My very first submission was a nice reject, and I kept that. I don’t think I’ll keep any others, unless it has an encouraging word from an editor I really admire or something. It seems like keeping them or not would totally depend on the writers’ personality. I already obsess enough about being an absolute failure at everything without having to stare more failures in the face every time I pee.

    “I bet King has a good laugh when tells that story over cocktails at haunted house slumber parties.” HA!

  • I don’t know who started the keeping of rejections trend, but I do keep mine. Because I’m completely anal about data, I actually have a spreadsheet with title, names, dates, and rejection comments. This way I can search to see which piece went where and what was said about it. It’s easy to spot trends if the comments are constructive.

    This may seem extreme, but I recently got to use my spreadsheet in a great way. Someone at a higher level recommended I submit to a specific person in their team. I’d already had a conversation with that person two years earlier and could reference what was said, especially the “we invite you to submit again” part. Still waiting to hear back. 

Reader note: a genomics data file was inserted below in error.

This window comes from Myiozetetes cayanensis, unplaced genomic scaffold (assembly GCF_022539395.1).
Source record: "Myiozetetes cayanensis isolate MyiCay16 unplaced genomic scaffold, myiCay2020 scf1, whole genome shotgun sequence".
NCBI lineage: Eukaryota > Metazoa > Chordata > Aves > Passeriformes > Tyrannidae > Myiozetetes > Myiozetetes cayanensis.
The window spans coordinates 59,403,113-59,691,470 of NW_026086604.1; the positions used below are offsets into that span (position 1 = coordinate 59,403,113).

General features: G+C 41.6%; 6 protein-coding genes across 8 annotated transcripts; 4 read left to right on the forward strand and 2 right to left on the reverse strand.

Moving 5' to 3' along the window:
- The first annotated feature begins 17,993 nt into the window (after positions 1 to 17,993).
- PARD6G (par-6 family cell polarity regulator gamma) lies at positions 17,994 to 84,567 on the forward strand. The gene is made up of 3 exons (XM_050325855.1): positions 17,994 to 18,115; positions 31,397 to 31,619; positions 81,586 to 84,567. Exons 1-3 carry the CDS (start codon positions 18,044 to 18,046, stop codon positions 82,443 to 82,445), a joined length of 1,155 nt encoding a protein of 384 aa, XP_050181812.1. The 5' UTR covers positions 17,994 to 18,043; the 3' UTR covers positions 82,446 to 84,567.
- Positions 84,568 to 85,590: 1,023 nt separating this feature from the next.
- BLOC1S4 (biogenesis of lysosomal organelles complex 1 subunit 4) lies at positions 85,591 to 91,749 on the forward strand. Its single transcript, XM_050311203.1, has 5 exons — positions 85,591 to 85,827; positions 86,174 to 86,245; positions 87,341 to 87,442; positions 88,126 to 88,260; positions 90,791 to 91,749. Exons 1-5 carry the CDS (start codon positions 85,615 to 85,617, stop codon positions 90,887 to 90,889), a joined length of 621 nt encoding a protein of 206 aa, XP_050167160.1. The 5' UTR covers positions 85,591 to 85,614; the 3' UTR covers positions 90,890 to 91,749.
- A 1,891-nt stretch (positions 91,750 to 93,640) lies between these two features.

• Cathie Smathie says:

    Love this post!
    As a 15-year-old I submitted my poorly crafted romance novel to Bantam Dell. I was so excited for my first rejection letter I didn’t even research where/how to submit. I framed my “dear sir or madam” rejection letter right when it came in the mail…it confirmed that I was part of the world of writers haha.

    • My girl-crush on you just intensified…. :-)

    • Amaris says:

      A whole romance novel, wow!

      When I was kid, I wrote letters to the presidents about our need to save the Amazon rainforest. I liked writing Clinton better than Bush Sr., until one of Clinton’s people wrote me back with tips on how to construct a better argument. But I saved many of their letters. I bet I still have one from Clinton somewhere, come to think of it…